The actual Monitor switch mounted in the Mitrek control head is DPDT, and the second pole is used with other options like channel scan, 2-tone decode, or PAC-RT remote extender (mobile simplex repeater). All six switch connections are brought out to pads on the control head PC board.
Capacitors C1, C2 and C3 are located on the interconnect board. C3 is either 4.7 µf or 10 µf depending on the vintage of the radio. If you are going to run your Mitrek as a mobile and you find a 4.7 µf cap in your radio as C3 I suggest you change it (or just parallel another one across it) as the higher value improves the receiver audio at really minimal cost. C1 and C2 are 500 µf in the early Mitrek, 1,000 µf in the later Mitrek (if you have 500 µf caps don't bother changing them unless you are putting the radio in mobile service and need lots and lots of speaker audio - like in a fire truck... In a repeater, in link service or as a mobile in a regular passenger vehicle, don't bother).
The lead for pin 16 is not required in 95% of the amateur repeater or link applications - most repeater controllers use separate carrier and PL decode connections rather than one line and a carrier squelch / PL select line. Most radios in repeater or link service usually sit in carrier squelch mode forever, and the repeater controller does all the work in selecting PL or Carrier squelch mode by selecting either the carrier squelch or PL decode line, or ANDing them together. If you end up needing an extra wire in the control connector (like when you want to run both extender on/off and PL decode on a low band radio) you can cut the JU14 / L16 jumper (disabling the carrier / PL switch on the control head) and solder to the pad on the interconnect board that connects to pin 16. Then tie into pin 16 by the head.
The resistor in the bottom lead of the volume control is in most control heads - it is there so that the regular commercial 2-way mobile radio user cannot turn the receiver volume down to zero. In my case, I shorted it out as I was going to be installing the Mitrek link radio at a site where there are many racks of radios, and I did not want anybody in the room to be listening to the conversations on the system. Make your own choice, but if you are going to be inside the head for some other reason, why not ?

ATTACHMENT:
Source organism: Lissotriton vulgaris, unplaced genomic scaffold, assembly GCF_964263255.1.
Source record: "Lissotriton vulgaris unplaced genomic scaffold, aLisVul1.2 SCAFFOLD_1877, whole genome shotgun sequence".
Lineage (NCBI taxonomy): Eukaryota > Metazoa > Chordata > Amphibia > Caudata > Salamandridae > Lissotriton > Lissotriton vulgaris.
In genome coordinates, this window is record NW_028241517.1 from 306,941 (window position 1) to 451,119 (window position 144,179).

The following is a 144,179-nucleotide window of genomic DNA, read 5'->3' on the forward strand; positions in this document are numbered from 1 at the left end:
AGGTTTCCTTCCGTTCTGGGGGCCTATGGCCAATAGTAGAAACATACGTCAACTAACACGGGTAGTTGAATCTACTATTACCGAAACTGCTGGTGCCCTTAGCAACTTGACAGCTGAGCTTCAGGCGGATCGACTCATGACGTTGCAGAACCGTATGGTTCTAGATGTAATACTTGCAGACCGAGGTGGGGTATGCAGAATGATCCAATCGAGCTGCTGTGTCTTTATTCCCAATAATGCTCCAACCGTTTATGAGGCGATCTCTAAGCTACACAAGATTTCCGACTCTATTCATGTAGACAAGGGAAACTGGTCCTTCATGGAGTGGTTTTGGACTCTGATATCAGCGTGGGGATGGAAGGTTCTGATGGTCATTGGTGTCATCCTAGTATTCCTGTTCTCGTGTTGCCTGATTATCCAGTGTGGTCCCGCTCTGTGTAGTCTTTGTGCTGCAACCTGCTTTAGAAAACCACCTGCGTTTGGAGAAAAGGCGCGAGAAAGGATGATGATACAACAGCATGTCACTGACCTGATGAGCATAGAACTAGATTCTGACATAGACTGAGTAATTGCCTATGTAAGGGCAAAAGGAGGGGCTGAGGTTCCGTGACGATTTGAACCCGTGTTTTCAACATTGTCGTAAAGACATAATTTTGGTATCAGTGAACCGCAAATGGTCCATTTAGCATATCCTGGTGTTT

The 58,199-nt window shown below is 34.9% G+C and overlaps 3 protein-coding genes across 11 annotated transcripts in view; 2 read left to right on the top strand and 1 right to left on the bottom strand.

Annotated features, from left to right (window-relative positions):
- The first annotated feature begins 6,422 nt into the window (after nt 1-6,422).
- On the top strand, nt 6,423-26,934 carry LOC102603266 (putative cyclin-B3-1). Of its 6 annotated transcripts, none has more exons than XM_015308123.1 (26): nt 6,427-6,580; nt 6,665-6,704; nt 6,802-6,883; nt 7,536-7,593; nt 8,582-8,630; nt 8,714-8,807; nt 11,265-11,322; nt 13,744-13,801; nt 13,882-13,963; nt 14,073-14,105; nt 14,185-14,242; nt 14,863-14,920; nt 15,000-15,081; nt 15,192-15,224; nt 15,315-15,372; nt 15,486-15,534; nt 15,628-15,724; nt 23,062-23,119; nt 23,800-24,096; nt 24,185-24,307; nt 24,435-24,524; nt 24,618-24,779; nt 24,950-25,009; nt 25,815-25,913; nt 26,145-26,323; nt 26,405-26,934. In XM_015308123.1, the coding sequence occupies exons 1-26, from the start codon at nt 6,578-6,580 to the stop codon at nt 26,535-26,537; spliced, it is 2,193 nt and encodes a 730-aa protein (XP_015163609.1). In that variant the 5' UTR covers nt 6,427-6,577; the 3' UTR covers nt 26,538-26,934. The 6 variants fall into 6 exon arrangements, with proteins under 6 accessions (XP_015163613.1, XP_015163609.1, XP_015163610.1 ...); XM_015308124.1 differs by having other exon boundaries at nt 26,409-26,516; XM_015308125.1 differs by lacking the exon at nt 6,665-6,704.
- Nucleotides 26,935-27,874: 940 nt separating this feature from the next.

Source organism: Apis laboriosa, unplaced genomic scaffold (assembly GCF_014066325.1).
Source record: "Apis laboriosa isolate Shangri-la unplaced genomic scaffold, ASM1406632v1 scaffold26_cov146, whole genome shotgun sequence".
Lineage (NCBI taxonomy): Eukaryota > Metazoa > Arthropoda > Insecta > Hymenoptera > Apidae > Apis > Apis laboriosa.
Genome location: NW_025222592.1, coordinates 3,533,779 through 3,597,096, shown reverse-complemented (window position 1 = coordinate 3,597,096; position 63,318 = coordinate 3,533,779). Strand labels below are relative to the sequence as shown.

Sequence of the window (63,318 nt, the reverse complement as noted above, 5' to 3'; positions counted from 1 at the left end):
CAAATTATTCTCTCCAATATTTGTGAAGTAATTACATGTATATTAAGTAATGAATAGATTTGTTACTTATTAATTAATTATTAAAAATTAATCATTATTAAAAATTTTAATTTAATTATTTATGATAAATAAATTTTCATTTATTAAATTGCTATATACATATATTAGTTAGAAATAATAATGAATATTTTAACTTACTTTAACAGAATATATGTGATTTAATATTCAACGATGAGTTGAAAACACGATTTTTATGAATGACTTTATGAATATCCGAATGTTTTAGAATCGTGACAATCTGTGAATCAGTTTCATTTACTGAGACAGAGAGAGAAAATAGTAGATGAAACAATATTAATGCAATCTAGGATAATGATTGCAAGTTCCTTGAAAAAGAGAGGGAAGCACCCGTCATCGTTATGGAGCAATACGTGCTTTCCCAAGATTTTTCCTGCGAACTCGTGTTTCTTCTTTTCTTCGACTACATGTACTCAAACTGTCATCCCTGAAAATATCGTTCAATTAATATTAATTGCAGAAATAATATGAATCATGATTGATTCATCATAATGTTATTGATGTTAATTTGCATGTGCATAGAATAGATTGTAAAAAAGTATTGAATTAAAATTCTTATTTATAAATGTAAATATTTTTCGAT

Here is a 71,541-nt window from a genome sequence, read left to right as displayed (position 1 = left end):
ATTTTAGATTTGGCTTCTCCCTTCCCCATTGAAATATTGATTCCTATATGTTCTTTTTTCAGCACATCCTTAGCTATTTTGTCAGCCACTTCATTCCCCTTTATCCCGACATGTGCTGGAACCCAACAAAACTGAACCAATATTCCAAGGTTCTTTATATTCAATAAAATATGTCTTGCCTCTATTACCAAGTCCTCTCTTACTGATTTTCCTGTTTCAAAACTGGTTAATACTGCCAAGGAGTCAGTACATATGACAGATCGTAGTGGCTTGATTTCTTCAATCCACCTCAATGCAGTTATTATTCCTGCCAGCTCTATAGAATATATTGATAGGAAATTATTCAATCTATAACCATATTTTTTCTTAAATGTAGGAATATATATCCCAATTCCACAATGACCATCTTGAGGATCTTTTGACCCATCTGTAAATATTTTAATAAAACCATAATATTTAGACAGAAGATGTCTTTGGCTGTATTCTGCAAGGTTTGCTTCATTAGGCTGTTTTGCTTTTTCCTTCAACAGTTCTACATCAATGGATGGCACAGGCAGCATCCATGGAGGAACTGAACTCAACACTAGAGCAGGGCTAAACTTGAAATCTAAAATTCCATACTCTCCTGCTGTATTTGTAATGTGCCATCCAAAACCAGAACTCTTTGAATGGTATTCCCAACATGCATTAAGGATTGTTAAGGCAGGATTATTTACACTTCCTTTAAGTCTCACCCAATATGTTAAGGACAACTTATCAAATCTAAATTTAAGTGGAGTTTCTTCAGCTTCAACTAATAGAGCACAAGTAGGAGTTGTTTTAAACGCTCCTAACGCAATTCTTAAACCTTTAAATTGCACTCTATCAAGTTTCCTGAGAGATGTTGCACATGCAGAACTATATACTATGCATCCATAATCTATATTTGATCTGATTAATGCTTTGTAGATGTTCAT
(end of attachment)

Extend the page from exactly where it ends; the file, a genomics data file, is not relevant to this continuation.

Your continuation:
If you are trying to build up a minimal system you could mount two trimpots for the volume and squelch pots inside the radio and tie them to the radio side of JU10 / L11, JU12 / L14, JU13 / L15 and to ground. Doing so, however would free up pins 14 and 15 which could be used for other things, at the possible expense of not being able to bench test the radio with a standard cable and head. Or you can mount mini-pots (the ones with 1/8" diameter shafts) inside the control plug shell. If you are going to mount the volume and squelch controls any distance from the radio remember that Moto uses a braided shield around the conductors connected to pins 11, 14 and 15 on the control cable connector, with the shield hooked to pin 2 on the radio end (audio ground) and pin 21 on the control head end.
Don't even try to try and make it work without some kind of a squelch pot - the squelch circuit uses high frequency audio noise from the discriminator to close the squelch when no signal is present. The squelch pot supplies a variable level of discriminator audio to the squelch circuitry. When a signal is present, (up to full-quieting...) the high frequency noise goes down in level to the point of going away completely, and the squelch opens. Without the pot, no audio arrives at the squelch circuit, and without any high frequency squelch noise audio the squelch opens just like it should (because it is assuming a signal is present).